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Flooding basement floor cracks

Cracks in the Cellar Floor or Walls?


Cracks in the walls or floor of your basement or crawl space are serious business. Many home owners think that cracking is just a natural part of having a basement, “it’s just the house settling,” is a common justification.

But, the truth is that having cracks is indicative of much deeper problems. And, often times these problems are not visible because they’re occuring outside your home, outside the foundation walls in the soil and dirt around your house’s perimeter.

Why Are Cracks in the Basement Walls So Dangerous?


Flooding basement floor cracks

Even if the crack is fairly small when you discover it, it can quickly grow, spread and cause other cracks and holes to develop. They are always an indication that a bigger problem exists outside the home.

Water from rain, snow, even watering your lawn drains into the ground around your home. If that ground contains clay soil, you’ll have a big problem on your hands.

Because clay has such poor drainage, the water will not sift through but instead sit in the soil, cause the clay to swell and will put pressure on your foundation or cellar walls from the outside. It can also exert the same pressure on your floor from underneath.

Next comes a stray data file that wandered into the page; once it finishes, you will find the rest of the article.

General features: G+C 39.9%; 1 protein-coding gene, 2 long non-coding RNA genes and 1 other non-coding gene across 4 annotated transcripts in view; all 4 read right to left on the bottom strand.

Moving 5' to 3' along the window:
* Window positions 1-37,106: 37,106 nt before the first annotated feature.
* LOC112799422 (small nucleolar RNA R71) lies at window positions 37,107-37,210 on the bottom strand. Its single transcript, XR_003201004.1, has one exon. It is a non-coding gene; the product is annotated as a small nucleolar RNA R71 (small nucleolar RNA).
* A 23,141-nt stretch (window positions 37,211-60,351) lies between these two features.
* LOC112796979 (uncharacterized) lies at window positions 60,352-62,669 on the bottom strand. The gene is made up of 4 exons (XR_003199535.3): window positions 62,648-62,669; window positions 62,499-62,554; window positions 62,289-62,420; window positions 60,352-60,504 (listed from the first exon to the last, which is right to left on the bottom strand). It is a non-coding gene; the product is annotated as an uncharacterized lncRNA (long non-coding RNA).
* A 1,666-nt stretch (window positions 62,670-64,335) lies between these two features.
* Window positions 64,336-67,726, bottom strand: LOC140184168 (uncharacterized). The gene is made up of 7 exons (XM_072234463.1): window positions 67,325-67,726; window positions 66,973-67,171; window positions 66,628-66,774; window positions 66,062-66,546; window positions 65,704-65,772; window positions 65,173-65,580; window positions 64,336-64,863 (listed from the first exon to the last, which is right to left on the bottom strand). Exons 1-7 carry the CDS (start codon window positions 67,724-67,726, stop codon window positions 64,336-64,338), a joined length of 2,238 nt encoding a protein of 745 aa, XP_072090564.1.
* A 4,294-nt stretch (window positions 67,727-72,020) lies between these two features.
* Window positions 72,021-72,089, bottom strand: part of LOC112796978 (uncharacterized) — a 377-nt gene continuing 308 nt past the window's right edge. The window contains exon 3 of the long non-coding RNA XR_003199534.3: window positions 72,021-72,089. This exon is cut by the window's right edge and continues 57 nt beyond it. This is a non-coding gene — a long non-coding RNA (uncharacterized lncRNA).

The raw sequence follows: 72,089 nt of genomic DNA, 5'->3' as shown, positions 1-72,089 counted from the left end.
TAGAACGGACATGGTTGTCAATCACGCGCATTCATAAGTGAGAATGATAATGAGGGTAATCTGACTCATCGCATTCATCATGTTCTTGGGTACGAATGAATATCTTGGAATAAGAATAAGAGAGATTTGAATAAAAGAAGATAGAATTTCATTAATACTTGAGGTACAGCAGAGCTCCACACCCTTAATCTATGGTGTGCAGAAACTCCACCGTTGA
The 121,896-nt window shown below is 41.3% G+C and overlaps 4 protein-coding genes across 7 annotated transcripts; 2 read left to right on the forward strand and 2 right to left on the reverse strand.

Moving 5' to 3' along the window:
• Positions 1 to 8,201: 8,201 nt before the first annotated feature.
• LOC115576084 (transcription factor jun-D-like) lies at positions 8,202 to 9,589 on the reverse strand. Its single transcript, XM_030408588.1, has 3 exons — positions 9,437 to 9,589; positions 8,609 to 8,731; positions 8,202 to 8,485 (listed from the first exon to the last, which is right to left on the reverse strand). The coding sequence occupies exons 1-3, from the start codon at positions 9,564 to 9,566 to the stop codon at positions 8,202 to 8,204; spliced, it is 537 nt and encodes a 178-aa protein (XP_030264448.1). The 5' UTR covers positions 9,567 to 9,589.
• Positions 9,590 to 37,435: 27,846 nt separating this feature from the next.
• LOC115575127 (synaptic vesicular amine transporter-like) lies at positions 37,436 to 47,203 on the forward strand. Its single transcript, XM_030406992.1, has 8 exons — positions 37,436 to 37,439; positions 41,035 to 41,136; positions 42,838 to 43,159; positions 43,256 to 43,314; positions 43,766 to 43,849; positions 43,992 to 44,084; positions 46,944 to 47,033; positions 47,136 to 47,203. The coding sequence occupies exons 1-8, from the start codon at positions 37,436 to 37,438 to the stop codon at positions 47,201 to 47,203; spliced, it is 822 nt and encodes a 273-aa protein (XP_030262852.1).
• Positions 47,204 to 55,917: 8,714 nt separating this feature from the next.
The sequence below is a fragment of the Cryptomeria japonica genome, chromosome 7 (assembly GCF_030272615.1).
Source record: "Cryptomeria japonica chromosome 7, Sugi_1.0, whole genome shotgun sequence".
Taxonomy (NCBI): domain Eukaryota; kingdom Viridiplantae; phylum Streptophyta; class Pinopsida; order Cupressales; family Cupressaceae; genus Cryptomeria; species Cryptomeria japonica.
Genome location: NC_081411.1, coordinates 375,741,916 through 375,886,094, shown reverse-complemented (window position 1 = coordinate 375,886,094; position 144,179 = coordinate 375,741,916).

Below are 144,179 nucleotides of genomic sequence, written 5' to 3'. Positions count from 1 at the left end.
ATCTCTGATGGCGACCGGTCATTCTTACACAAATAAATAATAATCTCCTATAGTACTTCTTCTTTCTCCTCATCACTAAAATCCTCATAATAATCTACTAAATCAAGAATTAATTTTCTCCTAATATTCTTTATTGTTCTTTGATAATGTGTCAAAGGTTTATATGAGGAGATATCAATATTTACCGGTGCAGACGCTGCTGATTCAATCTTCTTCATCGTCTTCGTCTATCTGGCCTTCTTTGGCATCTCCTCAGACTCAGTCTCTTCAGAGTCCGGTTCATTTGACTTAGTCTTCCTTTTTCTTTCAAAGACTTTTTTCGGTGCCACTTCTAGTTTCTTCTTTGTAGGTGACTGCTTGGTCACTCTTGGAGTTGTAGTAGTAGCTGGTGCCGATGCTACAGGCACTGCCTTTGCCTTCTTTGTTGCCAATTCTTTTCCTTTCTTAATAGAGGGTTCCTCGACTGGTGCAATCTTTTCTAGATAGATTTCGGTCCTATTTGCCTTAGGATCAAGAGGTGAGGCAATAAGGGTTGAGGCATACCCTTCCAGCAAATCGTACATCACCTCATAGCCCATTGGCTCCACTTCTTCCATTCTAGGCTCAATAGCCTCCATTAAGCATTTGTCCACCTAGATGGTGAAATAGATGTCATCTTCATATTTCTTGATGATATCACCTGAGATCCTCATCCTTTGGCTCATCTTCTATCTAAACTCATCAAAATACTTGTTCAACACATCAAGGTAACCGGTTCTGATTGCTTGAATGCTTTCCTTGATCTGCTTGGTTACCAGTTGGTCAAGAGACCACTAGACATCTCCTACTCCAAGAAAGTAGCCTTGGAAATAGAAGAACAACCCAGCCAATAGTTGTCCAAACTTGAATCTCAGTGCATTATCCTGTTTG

Once this happens, tiny cracks form. These cracks grow and allow water and moisture to get in. This leads to:

  • Mold and Mildew Growth around the cracks
  • Dampness
  • Broken and collapsed walls
  • Flooding
  • Leaks
  • A dramatic reduction in home value

If left untreated, these problems could carry a price tag in excess of $75,0000. Many homes have actually been condemned because of serious cracks in the basement or foundation if they were found to be unsafe to live in.

However, if you get to the problem early, chances are you can fix it for a reasonable price and increase your home’s value.

A bowed wall typically can be repaired using structural support and wall bracing. It is also imperative to reduce the pressure on the outside wall. This usually requires the replacement of the exterior drainage system to reduce the soil moisture and hydrostatic pressure being exerted on the wall.

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